# Why am I getting a weird ratio (beta) between base current and collector current?

I am making a bjt network with an orange LED as a load with a potentiometer. The circuit is functioning as I want to but the value of beta seems to be really strange.

Current at 0% potentiometer value

Collector - 10.2 mA

Base - 371 microamps

Emitter - 10.6 mA

Current at 100% potentiometer value

Collector - 678 pA

Base - 14.2 mA

Emitter - 14.2 mA

I know that the reason the values are like that is because of the potentiometer but my professor told me that value of beta should be 100+ (measured value = 158). I also understand that the base current should be really low compared to collector current. simulate this circuit – Schematic created using CircuitLab

Am I missing something?

(I am new to the community.)

• Don't draw the supply like that, place it next to the circuit, + on the upper side, GND at bottom. Your way of drawing is confusing. Feb 19, 2018 at 14:08
• What is the voltage drop across R3 with a current of 14.2mA? Feb 19, 2018 at 14:08
• and... how much voltage do we need to turn an LED on (say a red one). Finally, how much voltage is supplied across the whole circuit? Feb 19, 2018 at 14:10
• The thump, thump, thump noise you can hear is Mr. Kirchoff turning in his grave Feb 19, 2018 at 14:12
• @JImDearden whew.. I thought it was the wife stomping around cos I have been on here way too long....... Feb 19, 2018 at 16:11

With that circuit you have the transistor configured with an emitter resistance. That effects the base current too.

With the POT wiper at the top, the transistor emitter will be at about ~14.4V. and the base current will be enough to develop that entire voltage across the emitter resistor. When in that state, the LED and resistor is basically short circuited.

That is, what you effectively have when the wiper is at the rail... simulate this circuit – Schematic created using CircuitLab

An alternative approach is to use your transistor in emitter follower mode. simulate this circuit

In this mode, NODE1 will be, roughly, at 0.7V below whatever the potentiometer wiper voltage is. I added R4 since the LED will turn off before the pot wiper reaches the end of it's bottom travel limit. You would chose a value here that defines the minimum base voltage you desire.

However: this makes the LED voltage controlled, so brightness will not be linear with the pot setting.

LEDs are current controlled devices. Here is a random 30mA LED Forward Current vs Light Intensity graph. Notice for most of the range intensity varies linearly with current. To make a current controlled driver we can adapt the voltage follower as follows. simulate this circuit

Note this is similar to your original circuit.

However, configured this way the transistor is again effectively acting as a voltage follower. Here though what is happening is the POT is setting a voltage reference that defines the required voltage across the 1K resistor, R4. That voltage being the wiper voltage minus Vbe (~0.6 to 0.7V).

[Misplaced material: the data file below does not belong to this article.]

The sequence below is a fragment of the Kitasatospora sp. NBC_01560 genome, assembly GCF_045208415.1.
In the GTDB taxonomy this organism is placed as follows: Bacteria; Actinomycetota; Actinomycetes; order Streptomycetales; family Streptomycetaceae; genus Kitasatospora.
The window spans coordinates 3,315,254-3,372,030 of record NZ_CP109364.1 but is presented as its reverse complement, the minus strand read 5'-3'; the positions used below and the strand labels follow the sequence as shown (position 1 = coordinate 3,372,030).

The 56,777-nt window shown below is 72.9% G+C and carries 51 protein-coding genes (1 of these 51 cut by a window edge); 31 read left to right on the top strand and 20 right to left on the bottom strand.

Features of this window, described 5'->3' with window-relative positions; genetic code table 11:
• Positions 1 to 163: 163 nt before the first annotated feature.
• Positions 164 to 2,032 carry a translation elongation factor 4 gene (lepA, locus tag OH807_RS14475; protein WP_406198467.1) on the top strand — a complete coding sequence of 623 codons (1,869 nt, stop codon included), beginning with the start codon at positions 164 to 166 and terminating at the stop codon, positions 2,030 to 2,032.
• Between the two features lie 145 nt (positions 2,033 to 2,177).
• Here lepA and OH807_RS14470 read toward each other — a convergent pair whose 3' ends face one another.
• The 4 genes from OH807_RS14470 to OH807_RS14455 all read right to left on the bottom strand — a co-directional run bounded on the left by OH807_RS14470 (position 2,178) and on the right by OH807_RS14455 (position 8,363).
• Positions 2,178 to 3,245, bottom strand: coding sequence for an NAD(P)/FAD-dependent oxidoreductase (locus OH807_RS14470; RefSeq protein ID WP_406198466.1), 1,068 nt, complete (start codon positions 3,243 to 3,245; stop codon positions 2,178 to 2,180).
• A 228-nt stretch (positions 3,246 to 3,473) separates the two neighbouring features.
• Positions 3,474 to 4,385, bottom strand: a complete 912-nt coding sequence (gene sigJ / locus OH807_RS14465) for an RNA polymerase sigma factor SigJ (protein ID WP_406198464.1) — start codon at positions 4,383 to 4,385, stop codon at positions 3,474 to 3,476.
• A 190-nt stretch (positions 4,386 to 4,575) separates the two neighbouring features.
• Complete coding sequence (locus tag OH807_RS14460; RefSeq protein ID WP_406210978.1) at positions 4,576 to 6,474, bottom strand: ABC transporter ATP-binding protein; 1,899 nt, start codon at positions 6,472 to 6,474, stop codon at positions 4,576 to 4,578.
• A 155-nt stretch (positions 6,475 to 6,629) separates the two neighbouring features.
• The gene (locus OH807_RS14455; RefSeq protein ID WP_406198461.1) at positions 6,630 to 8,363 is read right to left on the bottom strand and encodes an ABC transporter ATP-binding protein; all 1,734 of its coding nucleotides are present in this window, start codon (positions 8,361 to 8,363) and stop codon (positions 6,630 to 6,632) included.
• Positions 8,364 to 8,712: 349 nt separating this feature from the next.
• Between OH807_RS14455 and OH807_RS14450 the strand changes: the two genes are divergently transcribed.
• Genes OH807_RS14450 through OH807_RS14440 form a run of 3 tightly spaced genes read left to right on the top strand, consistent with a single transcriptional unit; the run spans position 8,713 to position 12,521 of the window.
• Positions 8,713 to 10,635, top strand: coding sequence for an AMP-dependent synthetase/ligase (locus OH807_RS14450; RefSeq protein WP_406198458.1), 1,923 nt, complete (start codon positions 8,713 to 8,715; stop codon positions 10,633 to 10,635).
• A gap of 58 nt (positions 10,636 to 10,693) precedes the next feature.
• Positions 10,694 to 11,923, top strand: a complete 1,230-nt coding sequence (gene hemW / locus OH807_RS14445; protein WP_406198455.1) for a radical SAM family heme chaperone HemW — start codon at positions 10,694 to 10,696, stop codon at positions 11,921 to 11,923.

Since the voltage across R4 is proportional to the LED current, that means adjusting the voltage on the pot wiper, adjusts the current in the LED.

So, R4 here is acting as a current sensor and provides feedback to the driver, since when the current goes too high the transistor will close, too low and the transistor opens more. It stabilizes at just the right amount of current to generate just the right amount of voltage.

As such, this circuit is a voltage controlled current source.

Again, the circuit is limited in how close you can take the base voltage to the rails before the transistor either..

1. Saturates before the wiper reaches the top end of the pot, or
2. Turns entirely off before the wiper reaches the bottom.

As such R1 and R3 need to be chosen to limit the voltage range from the wiper within the linear region between those extremes.

If you do it right you should get a nice linear current adjustment, and LED brightness, vs wiper position. NOTE: In these circuits, since there is effectively voltage feedback involved, Hfe is of much less importance. The only proviso here is, since the base current is being provided by the voltage divider, including the pot, the maximum base current needs to be much less than the current going through the voltage divider.

As such, you can use the worst case Hfe value to select the maximum relative size the resistances in the divider should be.

You have taken your transistor into the saturation region and it won't behave properly. Think about what 14.2 mA from the base through to the emitter resistor means - your emitter is at 14.2 volts because R3 is 1 kohm. This means the collector has to be above 14.2 volts for correct transistor operation but then the LED won't work because the supply is only 15 volt and the LED might need two volts across it to illuminate.

By over-driving the base you have temporarily converted a really nice piece of sophisticated silicon (a masterpiece of engineering some would say) into two diodes that don't produce any current or voltage gain.

When the wiper of the potmeter connects to Vcc (+15V) you're basically shorting the LED + resistor with the Base-emitter diode.

Then the transistor is in saturation at the extreme end. It does not serve any purpose to use the transistor like that.

Add a resistor a the upper end of the potmeter so that Vcc cannot be connected to directly. I leave calculating the value of the resistor up to you but can give a hint: the high beta (current amplification) can only be measured when the transistor is in active mode (not saturation) this means something for the Vce voltage.

I also understand that the base current should be really low compared to collector current

Not in saturation mode. So your claim is true but only if you use the transistor in the right mode. Your statement is not "universally true".